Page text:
13.Pötter R, Haie-Meder C, Limbergen EV, Barillot I, Brabandere MD, Dimopoulos J, et al. Recommendations from gynaecological (GYN) GEC ESTRO working group (II): Concepts and terms in 3D image-based treatment planning in cervix cancer brachytherapy-3D dose volume parameters and aspects of 3D image-based anatomy, radiation physics, radiobiology. Radiother Oncol 2006;78:67-77.  Back to cited text no. 13
    
14.International Commission on Radiation Units and Measurements (ICRU). Prescribing, recording, and reporting photon beam therapy. Supplement to ICRU Report 50. ICRU Report 62. Bethesda (MD): ICRU; 1999.  Back to cited text no. 14
    
15.Yoon M, Park SY, Shin D, Lee SB, Pyo HR, Kim DY, et al. A new homogeneity index based on statistical analysis of dose-volume histogram. J Appl Clin Med Phys 2007;33:4012-9.  Back to cited text no. 15
    
16.Johns HE, Cunningham JR. The Physics of Radiology.4th ed. Charles C Thomas.Publisher; 1983.  Back to cited text no. 16
    
17.Aoyama H, Westerly DC, Mackie TR, Olivera GH, Bentzen SM, Patel RR, et al. Integral radiation dose to normal structures with conformal external beam radiation. Int J Radiat Oncol Biol Phys 2006;64:962-7.  Back to cited text no. 17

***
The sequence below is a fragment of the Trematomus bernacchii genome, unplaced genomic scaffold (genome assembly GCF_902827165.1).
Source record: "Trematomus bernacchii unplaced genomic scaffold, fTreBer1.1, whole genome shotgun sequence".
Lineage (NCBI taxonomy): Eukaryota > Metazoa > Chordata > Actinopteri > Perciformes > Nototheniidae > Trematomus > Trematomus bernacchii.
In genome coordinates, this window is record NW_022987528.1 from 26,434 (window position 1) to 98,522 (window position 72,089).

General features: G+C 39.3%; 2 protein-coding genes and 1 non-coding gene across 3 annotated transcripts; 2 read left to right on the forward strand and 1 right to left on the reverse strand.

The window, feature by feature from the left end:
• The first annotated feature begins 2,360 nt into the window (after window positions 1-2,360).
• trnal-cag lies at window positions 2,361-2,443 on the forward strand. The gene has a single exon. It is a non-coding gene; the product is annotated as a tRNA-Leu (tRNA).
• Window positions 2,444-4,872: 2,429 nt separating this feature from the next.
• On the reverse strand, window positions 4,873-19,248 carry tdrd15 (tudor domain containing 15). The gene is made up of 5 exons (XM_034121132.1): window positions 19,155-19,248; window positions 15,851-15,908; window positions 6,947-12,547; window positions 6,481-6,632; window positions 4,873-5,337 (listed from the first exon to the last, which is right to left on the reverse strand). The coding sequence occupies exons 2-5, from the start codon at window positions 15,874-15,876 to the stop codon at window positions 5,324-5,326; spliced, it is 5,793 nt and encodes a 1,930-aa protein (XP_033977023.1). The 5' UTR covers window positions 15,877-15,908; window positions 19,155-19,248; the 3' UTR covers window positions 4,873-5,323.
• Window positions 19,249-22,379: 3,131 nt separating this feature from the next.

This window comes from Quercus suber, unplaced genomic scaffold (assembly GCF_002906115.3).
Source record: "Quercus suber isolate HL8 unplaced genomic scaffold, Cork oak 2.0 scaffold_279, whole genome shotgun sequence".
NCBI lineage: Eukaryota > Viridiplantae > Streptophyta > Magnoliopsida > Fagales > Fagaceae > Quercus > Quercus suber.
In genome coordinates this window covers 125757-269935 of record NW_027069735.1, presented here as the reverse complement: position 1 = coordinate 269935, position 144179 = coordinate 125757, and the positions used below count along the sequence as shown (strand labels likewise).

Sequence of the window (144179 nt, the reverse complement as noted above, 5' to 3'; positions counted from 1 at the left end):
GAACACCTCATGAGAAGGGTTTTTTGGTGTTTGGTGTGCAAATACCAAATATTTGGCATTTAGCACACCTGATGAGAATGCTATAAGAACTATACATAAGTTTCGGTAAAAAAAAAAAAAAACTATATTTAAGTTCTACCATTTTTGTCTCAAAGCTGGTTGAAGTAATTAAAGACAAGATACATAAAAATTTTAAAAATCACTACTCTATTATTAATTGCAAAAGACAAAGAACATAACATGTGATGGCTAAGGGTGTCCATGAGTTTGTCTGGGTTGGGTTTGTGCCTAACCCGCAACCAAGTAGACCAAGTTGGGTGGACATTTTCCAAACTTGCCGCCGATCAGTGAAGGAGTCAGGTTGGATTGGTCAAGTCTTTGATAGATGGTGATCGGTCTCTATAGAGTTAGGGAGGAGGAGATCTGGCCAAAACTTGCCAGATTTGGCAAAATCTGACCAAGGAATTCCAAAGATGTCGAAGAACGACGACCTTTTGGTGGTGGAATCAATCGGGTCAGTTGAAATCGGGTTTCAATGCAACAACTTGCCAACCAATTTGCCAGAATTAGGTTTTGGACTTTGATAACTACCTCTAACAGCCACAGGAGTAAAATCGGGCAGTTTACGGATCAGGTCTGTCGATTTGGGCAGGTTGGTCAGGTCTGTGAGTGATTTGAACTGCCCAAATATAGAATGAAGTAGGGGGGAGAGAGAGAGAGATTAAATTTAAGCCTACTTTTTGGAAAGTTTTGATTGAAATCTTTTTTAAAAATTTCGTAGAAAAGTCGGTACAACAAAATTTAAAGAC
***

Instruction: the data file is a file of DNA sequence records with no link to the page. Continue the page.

18.Hall EJ, Wuu CS. Radiation-induced second cancers: The impact of 3D-CRT and IMRT. Int J Radiat Oncol Biol Phys 2003;56:83-8.  Back to cited text no. 18
    
19.Brenner DJ, Curtis RE, Hall EJ, Ron E. Second malignancies in prostate carcinoma patients after radiotherapy compared with surgery. Cancer 2000;88:398-406.  Back to cited text no. 19
    
20.Wachter-Gerstner N, Wachter S, Reinstadler E, Fellner C, Knocke TH, Wambersie, et al. Bladder and rectum dose defined from MRI based treatment planning for cervix cancer brachytherapy: Comparison of dose-volume histograms for organ contours and organ wall-Comparison with ICRU rectum and bladder reference point. Radiother Oncol 2003;68:269-76.  Back to cited text no. 20
    
21.Pelloski CE, Palmer M, Chronowski GM, Jhingran A, Horton J, Eifel PJ. Comparison between CT-based volumetric calculations and ICRU reference- point estimates of radiation doses delivered to bladder and rectum during intracavitary radiotherapy for cervical cancer. Int J Radiat Oncol Biol Phys 2005;62:131-7.  Back to cited text no. 21
    
22.Van den Bergh F, Meertens H, Moonen L, Van Bunningen B, Blom A. The use of a transverse CT image for the estimation of the dose given to the rectum in intracavitary brachytherapy for carcinoma of the cervix. Radiother Oncol 1998;47:85-90.  Back to cited text no. 22
    
23.Lindegaard JC, Tanderup K, Nielsen SK, Haack S and Gelineck J. MRI-guided 3D optimization significantly improves DVH parameters of pulsed-dose-rate brachytherapy in locally advanced cervical cancer. Int J Radiat Oncol Biol Phys 2008;71:756-64.  Back to cited text no. 23
    


    Figures

  [Figure 1], [Figure 2], [Figure 3], [Figure 4], [Figure 5], [Figure 6], [Figure 7]
 
 
    Tables

  [Table 1], [Table 2], [Table 3], [Table 4], [Table 5], [Table 6]